7 reasons why you need a recognition culture (and how to create one)
Our people are human. And humans have needs. Some of these fundamental human requirements show up at the workplace and live in the top tiers of Maslow’s hierarchy of needs and come in the form of self-esteem and actualization. A job isn’t responsible for fulfilling all these needs, but let’s be honest — given that the average person spends one-third of their life at work, it is to an extent.
How do you create a work environment where your people feel happy and fulfilled? It starts with creating a space where your people feel appreciated and recognized.
The importance of employee recognition
Creating a culture of recognition can save your organization from high turnover costs. Gallup’s studies have found that voluntary employee turnover can cost organizations in the US up to $1 trillion a year. Yet only 23% of employees believe that they receive the right amount of recognition for the work they do.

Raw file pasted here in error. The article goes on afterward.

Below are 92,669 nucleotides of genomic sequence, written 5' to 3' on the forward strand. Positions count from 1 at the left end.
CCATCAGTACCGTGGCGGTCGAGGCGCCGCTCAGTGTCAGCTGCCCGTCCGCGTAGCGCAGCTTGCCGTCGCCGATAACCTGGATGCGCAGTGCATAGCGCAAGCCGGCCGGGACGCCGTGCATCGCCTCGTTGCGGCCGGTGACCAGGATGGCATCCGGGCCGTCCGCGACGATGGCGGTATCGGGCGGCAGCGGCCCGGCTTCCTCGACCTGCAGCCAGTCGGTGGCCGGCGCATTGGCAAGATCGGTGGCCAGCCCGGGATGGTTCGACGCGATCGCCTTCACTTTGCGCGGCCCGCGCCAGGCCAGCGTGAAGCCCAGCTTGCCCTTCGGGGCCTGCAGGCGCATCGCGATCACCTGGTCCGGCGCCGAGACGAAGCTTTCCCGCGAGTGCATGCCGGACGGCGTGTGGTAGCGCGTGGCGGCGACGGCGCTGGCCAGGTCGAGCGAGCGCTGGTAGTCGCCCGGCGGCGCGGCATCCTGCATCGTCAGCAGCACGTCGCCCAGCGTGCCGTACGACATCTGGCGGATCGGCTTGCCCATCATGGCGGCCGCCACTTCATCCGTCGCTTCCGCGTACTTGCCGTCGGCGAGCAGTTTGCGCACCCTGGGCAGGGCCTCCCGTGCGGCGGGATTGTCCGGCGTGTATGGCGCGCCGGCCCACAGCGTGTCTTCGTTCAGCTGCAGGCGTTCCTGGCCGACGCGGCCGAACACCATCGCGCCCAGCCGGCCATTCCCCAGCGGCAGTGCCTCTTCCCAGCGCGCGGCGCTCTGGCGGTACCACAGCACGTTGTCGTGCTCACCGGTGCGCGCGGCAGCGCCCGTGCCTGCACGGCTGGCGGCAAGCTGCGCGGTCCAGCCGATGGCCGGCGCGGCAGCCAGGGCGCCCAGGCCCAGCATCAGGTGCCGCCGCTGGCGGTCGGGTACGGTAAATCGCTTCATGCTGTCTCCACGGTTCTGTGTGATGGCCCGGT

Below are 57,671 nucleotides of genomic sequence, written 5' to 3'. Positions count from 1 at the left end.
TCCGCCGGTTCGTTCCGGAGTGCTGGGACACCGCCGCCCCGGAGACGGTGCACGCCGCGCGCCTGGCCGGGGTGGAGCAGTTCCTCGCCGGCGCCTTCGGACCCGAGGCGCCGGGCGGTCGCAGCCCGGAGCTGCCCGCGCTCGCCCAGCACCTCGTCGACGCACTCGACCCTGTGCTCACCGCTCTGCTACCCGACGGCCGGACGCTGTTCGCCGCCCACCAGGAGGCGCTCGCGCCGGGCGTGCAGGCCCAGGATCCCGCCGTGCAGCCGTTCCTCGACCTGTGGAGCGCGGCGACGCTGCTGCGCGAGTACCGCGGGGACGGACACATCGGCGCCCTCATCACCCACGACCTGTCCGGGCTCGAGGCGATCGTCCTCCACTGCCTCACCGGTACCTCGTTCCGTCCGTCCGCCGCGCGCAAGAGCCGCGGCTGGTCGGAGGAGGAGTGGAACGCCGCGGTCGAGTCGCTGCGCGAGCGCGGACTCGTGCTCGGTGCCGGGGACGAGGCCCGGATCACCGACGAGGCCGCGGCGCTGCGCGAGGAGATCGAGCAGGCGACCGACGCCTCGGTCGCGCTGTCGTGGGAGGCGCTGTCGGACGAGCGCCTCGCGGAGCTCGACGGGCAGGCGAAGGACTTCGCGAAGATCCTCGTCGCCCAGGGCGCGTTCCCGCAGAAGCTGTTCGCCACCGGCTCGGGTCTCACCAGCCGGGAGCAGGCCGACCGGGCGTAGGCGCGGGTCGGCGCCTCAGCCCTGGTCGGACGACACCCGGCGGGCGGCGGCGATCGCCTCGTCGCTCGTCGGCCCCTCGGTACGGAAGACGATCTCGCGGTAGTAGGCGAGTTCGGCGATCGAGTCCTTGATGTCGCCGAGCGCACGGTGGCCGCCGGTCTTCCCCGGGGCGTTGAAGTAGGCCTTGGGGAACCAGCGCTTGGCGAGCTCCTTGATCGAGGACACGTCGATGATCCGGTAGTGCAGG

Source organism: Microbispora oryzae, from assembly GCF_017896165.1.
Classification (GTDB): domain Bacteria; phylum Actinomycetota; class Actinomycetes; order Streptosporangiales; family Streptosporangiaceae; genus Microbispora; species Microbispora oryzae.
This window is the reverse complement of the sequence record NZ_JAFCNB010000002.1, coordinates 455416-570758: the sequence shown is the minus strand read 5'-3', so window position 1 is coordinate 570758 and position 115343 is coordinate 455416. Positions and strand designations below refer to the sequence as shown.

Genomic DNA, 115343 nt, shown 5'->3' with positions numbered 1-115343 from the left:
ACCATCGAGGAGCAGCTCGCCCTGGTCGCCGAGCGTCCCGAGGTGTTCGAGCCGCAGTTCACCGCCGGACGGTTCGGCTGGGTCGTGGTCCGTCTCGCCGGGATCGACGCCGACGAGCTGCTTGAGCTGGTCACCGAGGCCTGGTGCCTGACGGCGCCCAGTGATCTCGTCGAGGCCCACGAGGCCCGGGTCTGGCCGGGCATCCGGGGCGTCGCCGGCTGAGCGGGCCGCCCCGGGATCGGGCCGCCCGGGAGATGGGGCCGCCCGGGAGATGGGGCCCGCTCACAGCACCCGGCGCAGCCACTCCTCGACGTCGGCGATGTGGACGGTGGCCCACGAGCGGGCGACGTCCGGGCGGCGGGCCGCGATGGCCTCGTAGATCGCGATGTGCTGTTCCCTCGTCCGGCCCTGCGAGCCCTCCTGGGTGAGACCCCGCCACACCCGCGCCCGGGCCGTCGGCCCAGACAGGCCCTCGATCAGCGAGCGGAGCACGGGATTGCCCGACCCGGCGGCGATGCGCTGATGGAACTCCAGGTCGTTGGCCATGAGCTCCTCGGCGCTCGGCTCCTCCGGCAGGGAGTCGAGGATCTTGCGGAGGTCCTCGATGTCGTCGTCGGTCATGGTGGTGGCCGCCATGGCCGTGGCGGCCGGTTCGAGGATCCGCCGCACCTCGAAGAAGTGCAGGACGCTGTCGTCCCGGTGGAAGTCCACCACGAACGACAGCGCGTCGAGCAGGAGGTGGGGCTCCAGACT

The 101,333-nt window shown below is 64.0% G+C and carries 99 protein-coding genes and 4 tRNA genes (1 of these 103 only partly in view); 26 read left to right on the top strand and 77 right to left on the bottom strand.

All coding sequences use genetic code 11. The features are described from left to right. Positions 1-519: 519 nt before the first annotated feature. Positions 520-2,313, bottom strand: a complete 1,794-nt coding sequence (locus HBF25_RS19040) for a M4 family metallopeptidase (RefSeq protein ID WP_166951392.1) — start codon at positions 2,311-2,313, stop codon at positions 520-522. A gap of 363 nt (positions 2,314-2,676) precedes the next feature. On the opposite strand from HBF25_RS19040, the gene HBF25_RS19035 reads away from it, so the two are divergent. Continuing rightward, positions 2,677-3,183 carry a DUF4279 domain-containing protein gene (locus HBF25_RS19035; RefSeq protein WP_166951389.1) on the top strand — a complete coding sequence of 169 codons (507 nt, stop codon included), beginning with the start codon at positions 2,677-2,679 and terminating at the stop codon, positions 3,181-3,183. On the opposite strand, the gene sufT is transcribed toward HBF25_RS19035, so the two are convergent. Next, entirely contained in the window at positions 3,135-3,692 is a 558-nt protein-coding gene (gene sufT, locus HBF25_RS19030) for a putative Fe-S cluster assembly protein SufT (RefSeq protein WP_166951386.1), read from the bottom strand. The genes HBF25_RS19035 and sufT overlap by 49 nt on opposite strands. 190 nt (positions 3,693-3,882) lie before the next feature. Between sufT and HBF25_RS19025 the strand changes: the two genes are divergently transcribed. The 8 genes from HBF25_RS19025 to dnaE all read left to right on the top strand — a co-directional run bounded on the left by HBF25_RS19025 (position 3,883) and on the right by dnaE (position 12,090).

It goes without saying that your people are your most important asset. They make critical decisions on a daily basis that shape your business. And how you as an organization treat your people, and how your people treat others, plays a key role in your success. It’s a chain reaction.
To have high-performing teams, employee engagement is vital. A simple act of recognition and appreciation is often all it takes. Employees that receive recognition are :
- 73% less likely to “always” or “very often” feel burned out
- 56% less likely to be looking or watching for job opportunities
- 44% more likely to be thriving in their life overall
- 5 times as likely to feel connected to their company culture